Sir Elton John feared he wouldn't be able to perform sober again after his debilitating drug addiction resulted in a year-long hiatus in 1990.
The 'Bennie and the Jets' hitmaker, 72, revealed that the prospect of performing sober became highly distressing following his treatment with Narcotics and Alcoholics Anonymous.
"After I finally surrendered and decided to seek treatment for my addiction, there came a point when I wondered if I would ever go back to work as Elton John again," the musical icon admitted in an interview for Variety's recovery issue.
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"But at that time, I wasn't thinking too much about being an artist. I had reached the lowest ebb in my life - the absolute bottom."
John said he was consumed by feelings of self-hatred and shame as he abused multiple substances, including alcohol, marijuana and his self-proclaimed "worst best friend", cocaine.
"All I wanted to do was get well. I put all of the energy I had left towards my recovery," he revealed.
Although John took a brief hiatus during his recovery, he was determined to fulfill one scheduled charity concert performance. The prospect of performing with his newfound sobriety "terrified" the artist.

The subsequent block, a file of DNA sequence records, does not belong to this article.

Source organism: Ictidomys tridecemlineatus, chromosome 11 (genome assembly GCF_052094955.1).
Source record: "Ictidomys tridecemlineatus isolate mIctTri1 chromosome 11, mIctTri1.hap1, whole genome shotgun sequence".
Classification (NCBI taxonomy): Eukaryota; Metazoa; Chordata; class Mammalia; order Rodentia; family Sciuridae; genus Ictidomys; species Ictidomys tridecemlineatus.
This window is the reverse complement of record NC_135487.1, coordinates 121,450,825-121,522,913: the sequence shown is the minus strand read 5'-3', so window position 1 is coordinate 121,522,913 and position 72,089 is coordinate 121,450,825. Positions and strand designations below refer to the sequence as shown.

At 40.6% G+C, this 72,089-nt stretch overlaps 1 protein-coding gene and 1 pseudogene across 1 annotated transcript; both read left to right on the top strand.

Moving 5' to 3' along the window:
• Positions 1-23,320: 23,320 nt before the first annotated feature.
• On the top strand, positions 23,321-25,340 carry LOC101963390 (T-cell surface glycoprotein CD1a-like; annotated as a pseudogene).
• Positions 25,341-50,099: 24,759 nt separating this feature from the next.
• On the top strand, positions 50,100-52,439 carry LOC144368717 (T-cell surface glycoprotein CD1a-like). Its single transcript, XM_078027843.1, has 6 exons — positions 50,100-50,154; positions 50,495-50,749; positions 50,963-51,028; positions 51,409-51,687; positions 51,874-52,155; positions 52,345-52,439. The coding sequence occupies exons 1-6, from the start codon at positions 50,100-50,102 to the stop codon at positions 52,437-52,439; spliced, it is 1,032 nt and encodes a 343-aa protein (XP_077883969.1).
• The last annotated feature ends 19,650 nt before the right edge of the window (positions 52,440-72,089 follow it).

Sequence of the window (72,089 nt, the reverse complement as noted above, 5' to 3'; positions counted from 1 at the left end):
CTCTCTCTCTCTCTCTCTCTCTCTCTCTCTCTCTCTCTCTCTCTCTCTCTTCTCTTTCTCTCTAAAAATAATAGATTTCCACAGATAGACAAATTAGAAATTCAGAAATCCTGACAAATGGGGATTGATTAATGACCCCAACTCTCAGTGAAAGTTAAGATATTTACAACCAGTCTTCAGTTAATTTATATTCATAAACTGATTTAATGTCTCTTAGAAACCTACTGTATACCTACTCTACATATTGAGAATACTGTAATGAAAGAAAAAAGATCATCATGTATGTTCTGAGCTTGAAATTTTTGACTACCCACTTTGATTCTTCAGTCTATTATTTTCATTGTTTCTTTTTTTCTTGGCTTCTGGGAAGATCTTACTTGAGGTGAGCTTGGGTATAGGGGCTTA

"When the day arrived, I was terrified - but I did manage to get through," he told the outlet.
"It was the only time I stepped on a stage that year, and I had to do it on my own without the band.
"In retrospect, I'm glad I went straight in at the deep end... that show gave me confidence to know that I could still perform sober."
Following his treatment, John completed his 1992 album, The One, and contributed to the Oscar-winning soundtrack for Disney's The Lion King.
The artist acknowledged that he continued to attend Alcoholics Anonymous and Narcotics Anonymous meetings while on tour, finding local groups in non-English speaking countries to keep his recovery on track.
John celebrated 29 years of sobriety on July 29 this year, sharing a snap of his sobriety coin to his 2.3 million Instagram followers.
"Twenty-nine years ago today, I was a broken man," he captioned the post. "I finally summoned up the courage to say three words that would change my life: 'I need help.'
"Thank you to all the selfless people who have helped me on my journey through sobriety. I am eternally grateful."
John used his experience to mentor US rapper Eminem through his near-fatal prescription drug addiction in the mid-2000s. Eminem, real name Marshall Mathers, celebrated 11 years of sobriety in April this year.